There are two main routes on European cruises. You can take the cold Northern route, which is the Baltic Sea (Scandinavia and Russia), Norwegian fjords, the Arctic Circle, and British Isles. Make sure you take plenty of winter clothes, because out at sea is much colder than on land. It is a beautiful cruise, although it is more indoors. You can also take the Mediterranean course, which is probably more appealing. You get to know Barcelona, Southern France, Italy, and Greece. It is warm and pleasant there and you can go to the pool on the cruise ship and enjoy the outdoors. There are also possibilities of making a connection between both courses and get to know the entire European coastline.

Cruise Line Brochures

Some cruise lines feature their entire fleet with the itineraries in one brochure. Others have brochures for each destination–such as the Caribbean, Bahamas, Bermuda, Alaska, Hawaii and Europe.

The front of the brochure has the table of contents. Here you will also find the illustrations and photos, along with description of the cruise line and the itineraries available in that particular brochure.

Next you will usually find information on any special programs offered such as their kids programs. You will also find a brief description of the ports of call and shore excursions offered.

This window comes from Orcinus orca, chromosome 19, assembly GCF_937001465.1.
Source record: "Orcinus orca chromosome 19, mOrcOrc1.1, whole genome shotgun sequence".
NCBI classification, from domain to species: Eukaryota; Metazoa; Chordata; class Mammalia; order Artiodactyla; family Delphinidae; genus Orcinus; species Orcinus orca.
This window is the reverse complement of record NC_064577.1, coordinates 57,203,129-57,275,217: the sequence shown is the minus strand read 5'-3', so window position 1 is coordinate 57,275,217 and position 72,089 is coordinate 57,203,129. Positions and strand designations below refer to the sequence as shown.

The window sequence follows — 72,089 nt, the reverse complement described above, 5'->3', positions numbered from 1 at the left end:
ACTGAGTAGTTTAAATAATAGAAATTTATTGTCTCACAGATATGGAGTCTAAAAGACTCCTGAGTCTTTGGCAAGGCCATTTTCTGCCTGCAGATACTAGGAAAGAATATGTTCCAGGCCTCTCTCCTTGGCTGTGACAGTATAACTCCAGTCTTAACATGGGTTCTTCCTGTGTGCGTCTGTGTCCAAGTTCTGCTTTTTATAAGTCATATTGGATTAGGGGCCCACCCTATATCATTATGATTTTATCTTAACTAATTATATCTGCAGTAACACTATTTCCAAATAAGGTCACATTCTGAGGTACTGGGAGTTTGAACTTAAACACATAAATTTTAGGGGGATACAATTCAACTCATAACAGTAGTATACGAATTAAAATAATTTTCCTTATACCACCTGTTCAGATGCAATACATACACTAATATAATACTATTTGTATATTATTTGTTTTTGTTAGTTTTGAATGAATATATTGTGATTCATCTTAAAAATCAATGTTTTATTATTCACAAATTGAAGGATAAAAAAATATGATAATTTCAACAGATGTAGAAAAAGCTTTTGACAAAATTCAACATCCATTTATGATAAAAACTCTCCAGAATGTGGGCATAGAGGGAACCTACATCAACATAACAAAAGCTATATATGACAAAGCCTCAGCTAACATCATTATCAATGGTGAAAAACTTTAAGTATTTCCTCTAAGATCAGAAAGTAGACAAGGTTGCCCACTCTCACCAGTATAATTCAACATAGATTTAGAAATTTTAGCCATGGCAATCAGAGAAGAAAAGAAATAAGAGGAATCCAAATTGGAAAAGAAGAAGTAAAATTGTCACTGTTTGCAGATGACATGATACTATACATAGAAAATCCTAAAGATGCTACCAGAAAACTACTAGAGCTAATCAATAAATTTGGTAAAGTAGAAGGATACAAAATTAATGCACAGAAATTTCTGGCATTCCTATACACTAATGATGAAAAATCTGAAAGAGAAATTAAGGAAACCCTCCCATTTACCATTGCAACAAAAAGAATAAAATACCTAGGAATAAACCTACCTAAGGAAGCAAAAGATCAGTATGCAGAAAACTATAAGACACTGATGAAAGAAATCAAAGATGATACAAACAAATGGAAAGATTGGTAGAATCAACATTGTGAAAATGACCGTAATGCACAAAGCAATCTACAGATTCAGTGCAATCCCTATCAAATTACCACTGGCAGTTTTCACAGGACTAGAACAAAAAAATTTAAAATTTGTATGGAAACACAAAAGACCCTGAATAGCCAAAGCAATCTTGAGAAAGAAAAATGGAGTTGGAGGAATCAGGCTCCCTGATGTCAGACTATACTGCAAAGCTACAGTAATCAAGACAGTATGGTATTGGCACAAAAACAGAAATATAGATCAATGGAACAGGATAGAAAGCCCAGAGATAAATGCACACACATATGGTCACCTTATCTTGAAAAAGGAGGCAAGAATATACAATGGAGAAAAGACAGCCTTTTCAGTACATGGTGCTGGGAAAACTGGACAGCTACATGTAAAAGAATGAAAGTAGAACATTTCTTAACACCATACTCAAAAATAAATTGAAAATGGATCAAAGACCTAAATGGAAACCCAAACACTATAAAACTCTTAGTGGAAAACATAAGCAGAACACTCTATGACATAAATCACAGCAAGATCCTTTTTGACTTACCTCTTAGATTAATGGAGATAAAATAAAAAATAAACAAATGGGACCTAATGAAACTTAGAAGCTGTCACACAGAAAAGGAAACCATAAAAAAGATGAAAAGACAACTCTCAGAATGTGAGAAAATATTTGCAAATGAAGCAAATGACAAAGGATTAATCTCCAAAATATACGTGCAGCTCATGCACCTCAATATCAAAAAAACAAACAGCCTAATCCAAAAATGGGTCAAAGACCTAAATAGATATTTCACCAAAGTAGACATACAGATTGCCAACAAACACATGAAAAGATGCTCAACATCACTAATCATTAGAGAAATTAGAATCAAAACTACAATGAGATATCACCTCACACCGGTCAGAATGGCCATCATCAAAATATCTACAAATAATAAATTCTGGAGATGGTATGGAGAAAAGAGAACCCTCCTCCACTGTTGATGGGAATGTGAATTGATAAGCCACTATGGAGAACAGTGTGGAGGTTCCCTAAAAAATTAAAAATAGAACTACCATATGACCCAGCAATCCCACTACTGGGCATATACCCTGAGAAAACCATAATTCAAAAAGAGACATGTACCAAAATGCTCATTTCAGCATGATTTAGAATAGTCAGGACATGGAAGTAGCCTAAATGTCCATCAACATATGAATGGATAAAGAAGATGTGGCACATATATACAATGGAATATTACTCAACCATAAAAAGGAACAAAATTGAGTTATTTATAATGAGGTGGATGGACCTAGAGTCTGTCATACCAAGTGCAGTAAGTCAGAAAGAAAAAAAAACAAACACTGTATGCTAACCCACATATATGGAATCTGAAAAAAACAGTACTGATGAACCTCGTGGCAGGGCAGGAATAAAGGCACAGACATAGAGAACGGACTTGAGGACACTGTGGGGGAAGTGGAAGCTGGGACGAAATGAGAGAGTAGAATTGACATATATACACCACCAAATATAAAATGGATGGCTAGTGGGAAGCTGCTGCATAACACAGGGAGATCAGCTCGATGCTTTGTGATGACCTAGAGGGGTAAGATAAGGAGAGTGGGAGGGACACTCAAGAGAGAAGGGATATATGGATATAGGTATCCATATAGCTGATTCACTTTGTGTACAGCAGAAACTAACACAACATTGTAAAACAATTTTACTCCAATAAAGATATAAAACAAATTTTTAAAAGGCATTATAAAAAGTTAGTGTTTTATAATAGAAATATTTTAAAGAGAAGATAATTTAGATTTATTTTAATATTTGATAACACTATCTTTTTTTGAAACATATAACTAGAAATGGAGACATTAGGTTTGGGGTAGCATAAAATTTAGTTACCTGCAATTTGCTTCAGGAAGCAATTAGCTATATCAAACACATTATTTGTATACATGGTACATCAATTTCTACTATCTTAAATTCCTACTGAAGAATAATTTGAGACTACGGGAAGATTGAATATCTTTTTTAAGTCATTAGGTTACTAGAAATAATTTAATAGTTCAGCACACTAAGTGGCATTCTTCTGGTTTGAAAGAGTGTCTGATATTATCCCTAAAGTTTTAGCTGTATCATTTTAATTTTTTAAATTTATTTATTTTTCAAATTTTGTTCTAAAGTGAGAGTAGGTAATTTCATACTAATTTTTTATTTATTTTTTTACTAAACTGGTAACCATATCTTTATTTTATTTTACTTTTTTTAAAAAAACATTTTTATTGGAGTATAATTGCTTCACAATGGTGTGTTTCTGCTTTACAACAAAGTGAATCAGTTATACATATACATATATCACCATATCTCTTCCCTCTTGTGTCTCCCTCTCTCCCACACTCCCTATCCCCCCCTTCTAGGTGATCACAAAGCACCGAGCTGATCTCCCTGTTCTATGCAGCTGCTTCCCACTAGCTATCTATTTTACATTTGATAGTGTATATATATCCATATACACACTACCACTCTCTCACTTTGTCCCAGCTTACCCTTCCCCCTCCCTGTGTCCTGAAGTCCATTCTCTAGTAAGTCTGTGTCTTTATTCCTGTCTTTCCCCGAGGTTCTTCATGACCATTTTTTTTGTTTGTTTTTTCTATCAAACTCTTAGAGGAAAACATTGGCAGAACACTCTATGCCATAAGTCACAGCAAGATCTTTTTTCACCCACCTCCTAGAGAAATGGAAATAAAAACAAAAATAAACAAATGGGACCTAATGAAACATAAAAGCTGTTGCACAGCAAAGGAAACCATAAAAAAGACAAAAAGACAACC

Deck Plans, Staterooms & Fares, hotel stays and past guest programs are usually listed next. A deck plan is a map of the ship that lists all levels of accommodations, shows the location of the restaurants, bars & lounges, swimming pools, fitness center, spa, shops, casino, kid’s center and everything else the ship has to offer.

The last few pages of the brochure is where you will find the “fine print”. This section usually includes the following information –welcome aboard info, Q&A’s, terms and conditions, what you need to know before you go, important policies and has cruise line contact information. Make sure you read it very carefully!! Always be prepared for modifications in the itinerary as well on board amenities. Never book a cruise based on the itinerary only. If you read the “fine print” you will find that the cruise line reserves the right to change the itinerary for any reason.